Western countries trying to pass an unprecedented resolution at the top UN judicial body targeting China for widespread abuses fought for votes on Thursday, bracing for possible defeat.
Washington last month submitted the first-ever draft resolution to the UN Human Rights Council seeking a “debate” on Xinjiang following allegations of crimes against humanity against Uyghurs and other Muslim minorities in the far western region.
It was co-sponsored by the UK, Canada, Sweden, Denmark, Finland, Iceland, Norway, Australia and Lithuania and is set to go to a Council vote in Geneva later on Thursday.
But after weeks of frenetic lobbying on both sides, Western diplomats seemed prepared that the resolution would not pass in the 47-member council.
“It will be a very close vote,” admitted a Western diplomat, but stressed that even if the resolution failed, the debate would have put Xinjiang in the spotlight.
“Goal number one has been achieved,” said the diplomat.
China has come under intense scrutiny after former UN chief justice Michelle Bachelet released her long-delayed Xinjiang report last month, citing possible crimes against humanity.
– “The fight goes on” –
The report, released August 31 before Bachelet’s term expired, highlighted “credible” allegations of widespread torture, arbitrary detention and violations of religious and reproductive rights.
It brought UN endorsement to long-standing allegations by activists and others accusing Beijing of arresting more than a million Uyghurs and other Muslims and forcibly sterilizing women.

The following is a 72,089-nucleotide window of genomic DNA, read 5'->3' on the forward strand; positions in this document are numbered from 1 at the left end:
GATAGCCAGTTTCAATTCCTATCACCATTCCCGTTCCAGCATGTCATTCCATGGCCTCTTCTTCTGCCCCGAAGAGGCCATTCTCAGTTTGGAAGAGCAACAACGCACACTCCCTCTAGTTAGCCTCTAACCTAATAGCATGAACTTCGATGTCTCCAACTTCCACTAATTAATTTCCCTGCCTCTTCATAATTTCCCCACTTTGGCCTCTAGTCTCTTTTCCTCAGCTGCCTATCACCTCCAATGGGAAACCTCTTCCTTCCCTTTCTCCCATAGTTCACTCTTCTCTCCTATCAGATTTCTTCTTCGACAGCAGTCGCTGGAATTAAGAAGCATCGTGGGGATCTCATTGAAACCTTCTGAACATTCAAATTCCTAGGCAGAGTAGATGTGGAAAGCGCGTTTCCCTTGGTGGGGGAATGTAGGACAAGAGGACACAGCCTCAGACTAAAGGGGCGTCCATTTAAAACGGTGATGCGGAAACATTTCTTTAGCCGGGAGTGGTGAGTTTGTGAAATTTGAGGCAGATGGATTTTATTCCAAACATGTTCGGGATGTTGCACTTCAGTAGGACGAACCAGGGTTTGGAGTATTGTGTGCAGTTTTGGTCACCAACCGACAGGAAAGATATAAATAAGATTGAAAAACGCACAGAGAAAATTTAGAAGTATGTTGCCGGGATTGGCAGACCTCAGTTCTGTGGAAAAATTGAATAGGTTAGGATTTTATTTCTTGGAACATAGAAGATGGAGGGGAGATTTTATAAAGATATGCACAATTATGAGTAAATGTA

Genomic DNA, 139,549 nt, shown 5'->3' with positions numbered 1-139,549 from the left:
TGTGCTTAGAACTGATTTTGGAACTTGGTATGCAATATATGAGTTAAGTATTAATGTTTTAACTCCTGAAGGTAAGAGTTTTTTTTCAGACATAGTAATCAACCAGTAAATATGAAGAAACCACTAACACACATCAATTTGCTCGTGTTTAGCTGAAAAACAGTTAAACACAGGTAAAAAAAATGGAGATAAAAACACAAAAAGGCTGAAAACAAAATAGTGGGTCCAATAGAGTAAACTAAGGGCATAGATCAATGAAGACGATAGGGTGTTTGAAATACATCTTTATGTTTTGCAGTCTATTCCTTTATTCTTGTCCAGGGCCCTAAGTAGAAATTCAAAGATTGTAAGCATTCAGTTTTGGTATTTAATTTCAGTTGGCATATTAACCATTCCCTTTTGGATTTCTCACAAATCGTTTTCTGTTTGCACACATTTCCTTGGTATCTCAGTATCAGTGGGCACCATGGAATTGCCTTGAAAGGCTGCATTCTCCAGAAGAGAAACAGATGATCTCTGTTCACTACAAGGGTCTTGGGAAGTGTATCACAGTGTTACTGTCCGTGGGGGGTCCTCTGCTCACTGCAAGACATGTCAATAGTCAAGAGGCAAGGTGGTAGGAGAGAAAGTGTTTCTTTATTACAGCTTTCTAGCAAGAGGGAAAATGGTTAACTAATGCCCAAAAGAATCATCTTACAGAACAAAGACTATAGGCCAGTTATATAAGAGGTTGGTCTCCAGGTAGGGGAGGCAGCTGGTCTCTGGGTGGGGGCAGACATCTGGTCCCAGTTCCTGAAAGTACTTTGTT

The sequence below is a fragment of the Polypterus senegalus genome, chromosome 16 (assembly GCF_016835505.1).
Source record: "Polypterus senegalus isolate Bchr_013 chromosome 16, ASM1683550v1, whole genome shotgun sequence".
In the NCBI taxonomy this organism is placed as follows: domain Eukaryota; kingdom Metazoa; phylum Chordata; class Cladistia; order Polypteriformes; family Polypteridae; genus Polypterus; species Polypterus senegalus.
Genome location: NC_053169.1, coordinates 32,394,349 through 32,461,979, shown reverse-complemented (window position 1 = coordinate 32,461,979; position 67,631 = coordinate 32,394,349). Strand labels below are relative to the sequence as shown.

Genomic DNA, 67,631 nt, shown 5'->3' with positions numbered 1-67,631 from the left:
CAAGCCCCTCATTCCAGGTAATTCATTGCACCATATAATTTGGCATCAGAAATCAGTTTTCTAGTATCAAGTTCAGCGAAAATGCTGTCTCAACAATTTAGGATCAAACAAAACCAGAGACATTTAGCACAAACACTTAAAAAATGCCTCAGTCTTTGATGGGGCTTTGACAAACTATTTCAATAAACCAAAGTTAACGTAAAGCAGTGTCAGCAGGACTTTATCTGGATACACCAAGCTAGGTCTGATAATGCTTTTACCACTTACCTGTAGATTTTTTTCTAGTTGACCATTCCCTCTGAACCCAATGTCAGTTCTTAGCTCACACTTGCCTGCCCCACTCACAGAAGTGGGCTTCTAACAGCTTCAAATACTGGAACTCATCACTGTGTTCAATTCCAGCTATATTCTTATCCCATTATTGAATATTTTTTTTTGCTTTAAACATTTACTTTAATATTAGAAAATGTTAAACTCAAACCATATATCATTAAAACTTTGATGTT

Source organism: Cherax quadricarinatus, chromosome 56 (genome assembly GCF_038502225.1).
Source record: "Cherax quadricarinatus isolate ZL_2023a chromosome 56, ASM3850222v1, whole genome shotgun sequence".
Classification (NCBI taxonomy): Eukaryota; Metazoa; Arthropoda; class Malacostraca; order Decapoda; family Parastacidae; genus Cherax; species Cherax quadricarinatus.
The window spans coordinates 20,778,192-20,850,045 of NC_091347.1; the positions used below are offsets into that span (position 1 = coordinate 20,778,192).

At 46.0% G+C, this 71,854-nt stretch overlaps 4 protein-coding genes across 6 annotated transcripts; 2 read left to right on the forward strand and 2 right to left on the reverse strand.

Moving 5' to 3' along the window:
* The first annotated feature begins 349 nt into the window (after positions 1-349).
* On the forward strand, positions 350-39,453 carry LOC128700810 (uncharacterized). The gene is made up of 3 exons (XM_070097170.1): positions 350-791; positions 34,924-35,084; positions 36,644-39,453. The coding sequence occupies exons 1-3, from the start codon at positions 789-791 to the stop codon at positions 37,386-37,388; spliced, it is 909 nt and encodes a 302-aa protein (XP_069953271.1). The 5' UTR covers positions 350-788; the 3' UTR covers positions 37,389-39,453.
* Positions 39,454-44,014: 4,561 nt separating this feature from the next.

Beijing vehemently denied the allegations and accused the UN of becoming a “thug and accomplice of the US and the West”.
She insists she runs vocational training centers in the region to combat extremism.
While the draft resolution may look lukewarm, observers say that simply working towards putting China on the Council’s agenda is of great importance.
“The issues aren’t getting any deeper,” Human Rights Watch China director Sophie Richardson said in a tweet, urging countries to “vote yes today and make history.”
China has launched an all-out offensive in Geneva and country capitals to dismiss the report and hammer in the “truth” about the legal situation in Xinjiang.
African countries, where China is the leading creditor after massive infrastructure and other investments, are subject to particularly heavy lobbying, observers say.
An analysis of how the 13 African countries voted in the Council last month found that they traditionally abstain from voting on country-specific resolutions.
But lately they have been shown to be increasingly bowing to pressure from China and others to vote against the resolution, thereby torpedoing it.
“We know how much influence the Chinese have, especially in Africa,” the Western diplomat said, adding that many nations oppose voting against a permanent member of the UN Security Council.
“It’s really a difficult task for many countries,” admitted the diplomat.
“The fight goes on, whatever happens today.”